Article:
Schmeling and Dodman missed their five-year reunion in 2016 and made it a priority to come back this year.

"The four years I was here were just incredibly transformative for me as a person," said Schmeling. While at Knox, he grew "more confident with who I am, who I want to be, who I want to be friends with, and the life I want to live."

Maricruz Osorio '14, who is pursuing a doctorate at University of California at Riverside, returned to Knox for Homecoming because she was invited to speak at a reception celebrating the 25th anniversary of the McNair Program.

She said Knox is a special place because of its "strong sense of service." 

"A lot of people join the Peace Corps, or a lot of them take jobs as teachers or social workers. I'm doing my sense of service through my research and my academic endeavors," she said. "That's really special to Knox. We are really out to make a better world."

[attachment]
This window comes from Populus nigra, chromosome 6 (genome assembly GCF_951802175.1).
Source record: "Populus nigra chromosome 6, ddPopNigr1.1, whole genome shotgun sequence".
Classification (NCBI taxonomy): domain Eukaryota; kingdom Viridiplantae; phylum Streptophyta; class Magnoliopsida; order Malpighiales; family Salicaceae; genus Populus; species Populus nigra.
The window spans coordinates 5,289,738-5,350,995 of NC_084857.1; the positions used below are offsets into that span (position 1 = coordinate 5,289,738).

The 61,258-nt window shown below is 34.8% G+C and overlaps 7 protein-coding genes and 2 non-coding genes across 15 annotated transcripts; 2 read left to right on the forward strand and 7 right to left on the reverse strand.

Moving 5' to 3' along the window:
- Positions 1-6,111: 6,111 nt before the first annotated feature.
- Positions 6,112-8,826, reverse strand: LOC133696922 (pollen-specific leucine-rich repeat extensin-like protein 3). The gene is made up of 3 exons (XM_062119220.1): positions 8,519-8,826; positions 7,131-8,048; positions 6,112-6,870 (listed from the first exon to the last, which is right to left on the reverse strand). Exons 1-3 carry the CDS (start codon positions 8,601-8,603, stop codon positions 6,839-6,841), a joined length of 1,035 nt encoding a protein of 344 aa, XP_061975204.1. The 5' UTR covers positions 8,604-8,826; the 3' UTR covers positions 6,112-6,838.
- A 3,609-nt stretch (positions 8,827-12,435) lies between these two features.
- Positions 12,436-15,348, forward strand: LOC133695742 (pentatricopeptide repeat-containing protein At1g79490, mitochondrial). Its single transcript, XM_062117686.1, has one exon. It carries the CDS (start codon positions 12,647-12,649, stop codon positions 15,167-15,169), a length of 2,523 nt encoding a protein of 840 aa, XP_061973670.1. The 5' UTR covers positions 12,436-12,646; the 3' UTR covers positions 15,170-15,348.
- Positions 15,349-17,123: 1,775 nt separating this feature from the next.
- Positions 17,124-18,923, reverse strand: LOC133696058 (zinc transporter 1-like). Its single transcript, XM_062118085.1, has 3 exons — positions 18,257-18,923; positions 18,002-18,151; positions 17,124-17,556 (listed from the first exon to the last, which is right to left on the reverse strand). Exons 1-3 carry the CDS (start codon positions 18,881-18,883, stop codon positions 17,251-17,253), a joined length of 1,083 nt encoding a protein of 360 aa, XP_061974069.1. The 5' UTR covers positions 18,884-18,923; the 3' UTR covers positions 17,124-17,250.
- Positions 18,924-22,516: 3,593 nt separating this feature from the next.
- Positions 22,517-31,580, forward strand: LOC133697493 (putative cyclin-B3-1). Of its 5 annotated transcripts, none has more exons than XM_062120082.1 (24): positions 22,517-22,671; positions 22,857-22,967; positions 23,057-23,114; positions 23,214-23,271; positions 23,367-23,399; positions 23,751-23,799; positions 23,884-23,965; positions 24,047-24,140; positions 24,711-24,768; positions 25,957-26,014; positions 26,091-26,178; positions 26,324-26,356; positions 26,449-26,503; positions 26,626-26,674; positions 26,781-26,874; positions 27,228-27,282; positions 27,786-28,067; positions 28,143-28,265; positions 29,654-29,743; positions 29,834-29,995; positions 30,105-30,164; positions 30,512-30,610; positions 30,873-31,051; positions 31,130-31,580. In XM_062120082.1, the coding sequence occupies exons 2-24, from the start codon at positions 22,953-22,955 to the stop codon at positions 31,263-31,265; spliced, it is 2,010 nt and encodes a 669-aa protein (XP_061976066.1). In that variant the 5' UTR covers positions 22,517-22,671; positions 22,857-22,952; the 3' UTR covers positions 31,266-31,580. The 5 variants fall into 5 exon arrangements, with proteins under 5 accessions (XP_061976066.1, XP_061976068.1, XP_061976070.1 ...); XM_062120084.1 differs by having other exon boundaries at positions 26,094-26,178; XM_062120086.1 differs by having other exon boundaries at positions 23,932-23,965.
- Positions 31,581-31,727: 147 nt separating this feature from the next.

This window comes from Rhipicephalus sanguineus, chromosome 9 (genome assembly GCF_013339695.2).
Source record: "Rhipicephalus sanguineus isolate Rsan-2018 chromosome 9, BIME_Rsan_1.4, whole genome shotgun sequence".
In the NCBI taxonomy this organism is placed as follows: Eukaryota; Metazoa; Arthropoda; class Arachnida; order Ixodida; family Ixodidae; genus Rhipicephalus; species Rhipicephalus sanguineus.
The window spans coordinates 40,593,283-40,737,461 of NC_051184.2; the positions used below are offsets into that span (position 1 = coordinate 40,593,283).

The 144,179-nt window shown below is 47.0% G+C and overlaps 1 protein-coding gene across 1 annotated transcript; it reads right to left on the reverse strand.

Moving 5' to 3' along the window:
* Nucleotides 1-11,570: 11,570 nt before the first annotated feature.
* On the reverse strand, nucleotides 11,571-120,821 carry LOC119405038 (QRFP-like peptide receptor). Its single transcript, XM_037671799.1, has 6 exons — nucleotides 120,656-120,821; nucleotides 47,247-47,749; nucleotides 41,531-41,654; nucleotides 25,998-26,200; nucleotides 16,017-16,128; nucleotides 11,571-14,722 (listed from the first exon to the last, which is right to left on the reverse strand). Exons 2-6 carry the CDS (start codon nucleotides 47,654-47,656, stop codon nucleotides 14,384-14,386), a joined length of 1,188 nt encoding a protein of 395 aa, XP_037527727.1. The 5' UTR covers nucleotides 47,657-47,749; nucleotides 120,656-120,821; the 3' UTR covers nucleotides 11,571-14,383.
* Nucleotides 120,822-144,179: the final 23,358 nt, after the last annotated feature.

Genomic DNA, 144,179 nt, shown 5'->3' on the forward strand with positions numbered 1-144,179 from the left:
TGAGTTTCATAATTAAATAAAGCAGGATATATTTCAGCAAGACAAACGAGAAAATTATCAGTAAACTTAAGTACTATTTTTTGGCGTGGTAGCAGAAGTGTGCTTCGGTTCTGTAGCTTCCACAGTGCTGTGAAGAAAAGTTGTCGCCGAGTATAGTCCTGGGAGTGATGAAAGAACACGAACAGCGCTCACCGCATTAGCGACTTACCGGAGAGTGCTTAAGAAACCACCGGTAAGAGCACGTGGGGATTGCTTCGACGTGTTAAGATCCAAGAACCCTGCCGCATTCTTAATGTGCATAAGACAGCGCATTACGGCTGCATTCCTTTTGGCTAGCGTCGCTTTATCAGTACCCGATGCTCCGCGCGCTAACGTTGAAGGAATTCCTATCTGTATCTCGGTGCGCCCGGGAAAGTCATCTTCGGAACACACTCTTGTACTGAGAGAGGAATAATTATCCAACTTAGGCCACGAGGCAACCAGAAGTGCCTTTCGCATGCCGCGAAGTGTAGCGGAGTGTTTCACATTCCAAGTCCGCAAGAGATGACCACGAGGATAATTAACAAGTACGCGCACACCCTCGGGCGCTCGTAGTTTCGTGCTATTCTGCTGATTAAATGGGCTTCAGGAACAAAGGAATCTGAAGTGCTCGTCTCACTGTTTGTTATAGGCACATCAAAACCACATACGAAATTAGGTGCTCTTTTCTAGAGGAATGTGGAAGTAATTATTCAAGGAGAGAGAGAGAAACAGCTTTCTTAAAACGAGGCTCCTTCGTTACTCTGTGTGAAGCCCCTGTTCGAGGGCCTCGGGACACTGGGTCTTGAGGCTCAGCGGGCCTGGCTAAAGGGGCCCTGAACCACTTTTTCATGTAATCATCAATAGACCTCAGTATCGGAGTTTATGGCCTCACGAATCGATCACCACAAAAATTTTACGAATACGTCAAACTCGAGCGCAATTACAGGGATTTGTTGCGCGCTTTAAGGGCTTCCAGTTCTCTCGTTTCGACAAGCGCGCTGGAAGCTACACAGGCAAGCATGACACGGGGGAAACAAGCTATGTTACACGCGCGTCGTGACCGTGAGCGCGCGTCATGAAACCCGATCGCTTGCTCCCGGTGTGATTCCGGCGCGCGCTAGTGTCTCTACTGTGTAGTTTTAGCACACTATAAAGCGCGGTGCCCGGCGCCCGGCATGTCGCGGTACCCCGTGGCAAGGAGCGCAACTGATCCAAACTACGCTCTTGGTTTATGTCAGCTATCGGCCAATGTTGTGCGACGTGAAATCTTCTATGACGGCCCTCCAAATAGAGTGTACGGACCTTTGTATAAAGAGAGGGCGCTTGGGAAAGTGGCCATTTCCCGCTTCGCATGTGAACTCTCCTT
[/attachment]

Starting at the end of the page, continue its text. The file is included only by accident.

John Straus Jr. '73 visits campus at least once a year, and he says the overriding reason "is because it reminds me of what a special place Knox is. Visiting campus I see today's students and see first-hand how they shine." Reunion years are special, too, because they provide the opportunity to renew old friendships and forge new ones, he said.

Lula Hannes '07, who returned for her 10-year reunion, credited Knox with helping her develop as a person. "I came to Knox from a public school in Chicago, and I was definitely in my own bubble," she said. "Being at Knox with people from different cities and different backgrounds forced me to grow, and for that, I'm forever grateful."